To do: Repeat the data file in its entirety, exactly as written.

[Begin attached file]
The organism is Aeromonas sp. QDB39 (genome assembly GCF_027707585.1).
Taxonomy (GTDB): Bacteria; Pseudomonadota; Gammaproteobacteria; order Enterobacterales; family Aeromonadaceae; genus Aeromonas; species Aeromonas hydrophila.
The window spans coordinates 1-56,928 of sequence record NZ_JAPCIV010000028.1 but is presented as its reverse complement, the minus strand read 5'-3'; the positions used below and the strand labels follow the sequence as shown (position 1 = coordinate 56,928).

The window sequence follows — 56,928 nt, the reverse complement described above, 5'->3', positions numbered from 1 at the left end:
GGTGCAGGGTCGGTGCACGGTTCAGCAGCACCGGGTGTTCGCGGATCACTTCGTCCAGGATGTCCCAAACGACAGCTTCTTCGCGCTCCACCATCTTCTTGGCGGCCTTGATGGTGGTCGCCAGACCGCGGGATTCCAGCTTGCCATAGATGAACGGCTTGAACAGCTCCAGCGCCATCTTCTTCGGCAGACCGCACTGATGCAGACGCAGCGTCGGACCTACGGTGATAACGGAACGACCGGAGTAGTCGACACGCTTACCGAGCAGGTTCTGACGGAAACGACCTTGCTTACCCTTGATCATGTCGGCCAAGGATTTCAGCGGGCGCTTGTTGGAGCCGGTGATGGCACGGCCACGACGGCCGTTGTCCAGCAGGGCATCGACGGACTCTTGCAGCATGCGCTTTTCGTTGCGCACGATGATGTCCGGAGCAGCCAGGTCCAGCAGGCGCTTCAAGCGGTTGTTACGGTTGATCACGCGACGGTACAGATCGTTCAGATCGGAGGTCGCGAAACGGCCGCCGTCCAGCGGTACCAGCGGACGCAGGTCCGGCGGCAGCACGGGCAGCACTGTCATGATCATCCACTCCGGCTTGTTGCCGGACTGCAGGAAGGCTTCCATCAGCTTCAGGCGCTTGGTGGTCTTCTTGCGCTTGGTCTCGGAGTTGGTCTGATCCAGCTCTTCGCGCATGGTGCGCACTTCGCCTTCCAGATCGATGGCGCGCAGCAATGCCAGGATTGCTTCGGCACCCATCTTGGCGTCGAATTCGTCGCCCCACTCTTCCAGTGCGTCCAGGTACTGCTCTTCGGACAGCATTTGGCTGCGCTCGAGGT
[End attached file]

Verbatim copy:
The organism is Aeromonas sp. QDB39 (genome assembly GCF_027707585.1).
Taxonomy (GTDB): Bacteria; Pseudomonadota; Gammaproteobacteria; order Enterobacterales; family Aeromonadaceae; genus Aeromonas; species Aeromonas hydrophila.
The window spans coordinates 1-56,928 of sequence record NZ_JAPCIV010000028.1 but is presented as its reverse complement, the minus strand read 5'-3'; the positions used below and the strand labels follow the sequence as shown (position 1 = coordinate 56,928).

The window sequence follows — 56,928 nt, the reverse complement described above, 5'->3', positions numbered from 1 at the left end:
GGTGCAGGGTCGGTGCACGGTTCAGCAGCACCGGGTGTTCGCGGATCACTTCGTCCAGGATGTCCCAAACGACAGCTTCTTCGCGCTCCACCATCTTCTTGGCGGCCTTGATGGTGGTCGCCAGACCGCGGGATTCCAGCTTGCCATAGATGAACGGCTTGAACAGCTCCAGCGCCATCTTCTTCGGCAGACCGCACTGATGCAGACGCAGCGTCGGACCTACGGTGATAACGGAACGACCGGAGTAGTCGACACGCTTACCGAGCAGGTTCTGACGGAAACGACCTTGCTTACCCTTGATCATGTCGGCCAAGGATTTCAGCGGGCGCTTGTTGGAGCCGGTGATGGCACGGCCACGACGGCCGTTGTCCAGCAGGGCATCGACGGACTCTTGCAGCATGCGCTTTTCGTTGCGCACGATGATGTCCGGAGCAGCCAGGTCCAGCAGGCGCTTCAAGCGGTTGTTACGGTTGATCACGCGACGGTACAGATCGTTCAGATCGGAGGTCGCGAAACGGCCGCCGTCCAGCGGTACCAGCGGACGCAGGTCCGGCGGCAGCACGGGCAGCACTGTCATGATCATCCACTCCGGCTTGTTGCCGGACTGCAGGAAGGCTTCCATCAGCTTCAGGCGCTTGGTGGTCTTCTTGCGCTTGGTCTCGGAGTTGGTCTGATCCAGCTCTTCGCGCATGGTGCGCACTTCGCCTTCCAGATCGATGGCGCGCAGCAATGCCAGGATTGCTTCGGCACCCATCTTGGCGTCGAATTCGTCGCCCCACTCTTCCAGTGCGTCCAGGTACTGCTCTTCGGACAGCATTTGGCTGCGCTCGAGGT